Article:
• Complexity: While password-based authentication is simple, it can become complex when users are required to create complex passwords with specific requirements such as minimum length, special characters, and numbers. This can lead to frustration for users and make them more likely to drop off, resulting in lost conversions. Password reset processes also add to the workload of IT and help desk teams that could be spent on other business-critical goals.

In essence, passwords are fast and familiar, but that familiarity comes at the price of security and user experience. If you’re considering implementing password-based authentication in your app, it should be done as part of a multi-factor authentication (MFA) process.

Read more: 4 Benefits of Passwordless Authentication 

How to implement password-based authentication

Password-based authentication’s simplicity makes it a popular choice for website and app developers. Implementing password-based login credentials on your platform can be done in a few steps.

Determine password requirements

Setting the guidelines for password structure dictates how easy it might be for cybercriminals to compromise your users’ accounts later. As such, it’s smart to mandate a handful of rules for secure passwords, such as:

  • 12 or more characters

  • Uppercase letters

  • Lowercase letters

  • Special characters

  • Numbers

  • Words that can’t be found in the dictionary 

Secure credential storage

Storing passwords securely is an essential part of the implementation process of password-based authentication. When a user creates a password, it is important to store it in a way that protects it from unauthorized access or theft.

A common way to securely store passwords is with hashing. Hashing is a process of converting a password into a unique string of characters, known as a "hash", that is not reversible. This means that even if an attacker gains access to the database of hashed passwords, they cannot retrieve the original passwords.

Another technique that can be used in conjunction with hashing is salting. Salting involves adding a random string of characters to each password before it is hashed. This makes it even more difficult for attackers to crack passwords through brute-force attacks.

Establish your password reset process

A failsafe for forgotten passwords and compromised accounts is essential to keep users connected to your application. Hence, it is important to ensure that the password reset process is secure and that it cannot be used by attackers to enact account takeover

This can be done by implementing security measures such as sending password reset links or codes only to the user's registered email or mobile phone number, using CAPTCHAs to prevent automated attacks, and limiting the number of password reset attempts.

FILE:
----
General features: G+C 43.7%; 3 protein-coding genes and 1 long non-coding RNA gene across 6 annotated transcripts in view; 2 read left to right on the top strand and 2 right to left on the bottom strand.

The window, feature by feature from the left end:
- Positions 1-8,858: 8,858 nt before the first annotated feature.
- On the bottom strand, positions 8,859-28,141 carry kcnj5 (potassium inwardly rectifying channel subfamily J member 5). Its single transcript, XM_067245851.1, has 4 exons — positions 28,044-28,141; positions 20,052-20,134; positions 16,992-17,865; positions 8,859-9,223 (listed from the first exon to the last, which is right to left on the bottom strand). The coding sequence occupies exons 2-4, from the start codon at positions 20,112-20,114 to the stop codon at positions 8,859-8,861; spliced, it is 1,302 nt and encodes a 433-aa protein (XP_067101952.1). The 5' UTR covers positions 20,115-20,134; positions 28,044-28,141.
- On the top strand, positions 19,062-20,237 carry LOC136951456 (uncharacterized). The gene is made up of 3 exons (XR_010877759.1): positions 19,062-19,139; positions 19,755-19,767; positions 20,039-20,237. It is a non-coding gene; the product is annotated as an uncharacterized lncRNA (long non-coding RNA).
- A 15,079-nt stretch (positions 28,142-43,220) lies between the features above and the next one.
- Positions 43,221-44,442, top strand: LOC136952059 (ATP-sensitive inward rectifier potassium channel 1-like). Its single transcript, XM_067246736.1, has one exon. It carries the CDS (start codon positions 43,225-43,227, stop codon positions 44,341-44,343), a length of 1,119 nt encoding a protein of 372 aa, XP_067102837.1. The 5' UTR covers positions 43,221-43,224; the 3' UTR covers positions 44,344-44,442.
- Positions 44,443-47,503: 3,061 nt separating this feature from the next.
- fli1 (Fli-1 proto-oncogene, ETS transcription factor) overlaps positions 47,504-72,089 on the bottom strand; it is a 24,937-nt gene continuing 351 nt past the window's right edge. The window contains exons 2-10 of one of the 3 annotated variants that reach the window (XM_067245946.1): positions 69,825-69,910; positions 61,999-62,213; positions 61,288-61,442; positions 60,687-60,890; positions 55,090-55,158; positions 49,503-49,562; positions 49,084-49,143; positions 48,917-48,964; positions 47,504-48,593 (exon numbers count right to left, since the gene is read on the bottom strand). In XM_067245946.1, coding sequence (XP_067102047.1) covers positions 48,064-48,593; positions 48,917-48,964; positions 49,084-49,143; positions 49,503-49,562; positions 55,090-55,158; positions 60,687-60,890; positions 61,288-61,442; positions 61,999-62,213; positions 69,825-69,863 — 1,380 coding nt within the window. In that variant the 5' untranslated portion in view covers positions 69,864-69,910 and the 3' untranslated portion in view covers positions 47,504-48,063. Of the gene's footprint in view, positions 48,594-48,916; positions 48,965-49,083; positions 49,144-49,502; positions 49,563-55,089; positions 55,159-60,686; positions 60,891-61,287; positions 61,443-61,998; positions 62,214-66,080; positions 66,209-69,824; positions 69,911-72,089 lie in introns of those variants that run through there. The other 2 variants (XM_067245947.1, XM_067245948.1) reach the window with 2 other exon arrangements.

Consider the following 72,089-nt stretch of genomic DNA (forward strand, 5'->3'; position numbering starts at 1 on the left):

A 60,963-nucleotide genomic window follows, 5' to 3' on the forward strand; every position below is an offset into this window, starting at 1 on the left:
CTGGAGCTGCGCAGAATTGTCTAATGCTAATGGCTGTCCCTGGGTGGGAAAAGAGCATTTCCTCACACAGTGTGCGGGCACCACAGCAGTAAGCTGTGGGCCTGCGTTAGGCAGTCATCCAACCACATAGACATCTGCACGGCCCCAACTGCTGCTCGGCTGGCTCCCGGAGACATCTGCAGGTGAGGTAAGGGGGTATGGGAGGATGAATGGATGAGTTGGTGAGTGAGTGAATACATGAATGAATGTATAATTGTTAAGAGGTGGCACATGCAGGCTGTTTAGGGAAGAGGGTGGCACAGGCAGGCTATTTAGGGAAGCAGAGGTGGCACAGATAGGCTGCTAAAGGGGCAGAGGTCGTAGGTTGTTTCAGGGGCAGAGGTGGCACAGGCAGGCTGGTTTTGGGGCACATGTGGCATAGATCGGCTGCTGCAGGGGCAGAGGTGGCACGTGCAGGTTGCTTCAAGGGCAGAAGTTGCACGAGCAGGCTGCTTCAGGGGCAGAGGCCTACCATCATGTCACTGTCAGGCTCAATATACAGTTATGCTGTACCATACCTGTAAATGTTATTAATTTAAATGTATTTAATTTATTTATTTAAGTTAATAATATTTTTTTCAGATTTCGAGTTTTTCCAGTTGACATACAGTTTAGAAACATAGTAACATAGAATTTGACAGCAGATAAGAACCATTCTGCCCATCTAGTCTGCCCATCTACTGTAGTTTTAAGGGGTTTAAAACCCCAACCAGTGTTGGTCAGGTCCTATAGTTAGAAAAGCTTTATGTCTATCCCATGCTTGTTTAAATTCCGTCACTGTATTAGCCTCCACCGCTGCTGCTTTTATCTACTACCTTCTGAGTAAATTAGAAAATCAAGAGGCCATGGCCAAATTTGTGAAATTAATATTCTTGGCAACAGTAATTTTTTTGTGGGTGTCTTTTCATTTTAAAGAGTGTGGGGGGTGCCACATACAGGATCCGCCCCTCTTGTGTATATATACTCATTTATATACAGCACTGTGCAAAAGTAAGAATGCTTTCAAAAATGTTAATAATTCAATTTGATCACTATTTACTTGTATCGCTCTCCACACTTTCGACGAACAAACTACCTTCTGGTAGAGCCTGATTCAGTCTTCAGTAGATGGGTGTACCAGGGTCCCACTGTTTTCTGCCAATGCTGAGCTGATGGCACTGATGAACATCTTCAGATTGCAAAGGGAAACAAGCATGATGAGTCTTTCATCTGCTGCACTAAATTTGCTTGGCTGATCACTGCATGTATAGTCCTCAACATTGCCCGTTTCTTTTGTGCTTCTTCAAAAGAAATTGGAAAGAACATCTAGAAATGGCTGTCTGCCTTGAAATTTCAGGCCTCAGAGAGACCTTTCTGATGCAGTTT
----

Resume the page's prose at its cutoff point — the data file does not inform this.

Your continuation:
Add extra layers of protection

Passwords are convenient, but they shouldn’t be the only means of authentication. Implementing at least one more authentication step, such as biometrics or OTPs, immensely increases login security. 

It has been found that implementing MFA on your app:

  • Blocks 99.9% of automated cyber attacks

  • Prevents 76% of targeted hacking attempts

  • Gives an added layer of security to users whose credentials have been affected by data breaches and compromised accounts

Test and monitor

After implementing your authentication solution, track user satisfaction and adjust your protocols to match their preferences. Prompting users to provide feedback about the login process can deliver valuable insight into how easy and secure they find it.

Update and improve 

Authentication protocols are consistently evolving and improving. In 2017, only 28% of digital accounts used MFA logins. By 2022, that figure had risen to 78%. Updating your authentication process as newer passwordless technology emerges can enhance your user’s protection, as well as their experience.

And, the best way to maintain the latest and most effective authentication protocols is to power your app’s authentication process with Descope.

Secure password-based authentication with Descope

Secure authentication protocols are your app’s gatekeeper, safeguarding entry against malicious attacks. And although passwords are useful, they can sometimes feel more like an unguarded gate; they can be circumvented more easily than a thoroughly-protected entrance.

MFA login methods provide a more secure authentication solution, and 73% of smartphone users already say they enjoy the convenience of accessing MFA methods on their mobile devices. Descope provides a variety of highly-reliable, cutting-edge options for your app, including:

You can implement any of these solutions with Descope’s easy-to-use workflow builder. What’s more, they can all be used in tandem with password-based authentication

Provide your users with the convenience and security they desire when they log in to your app. Power your authentication with Descope.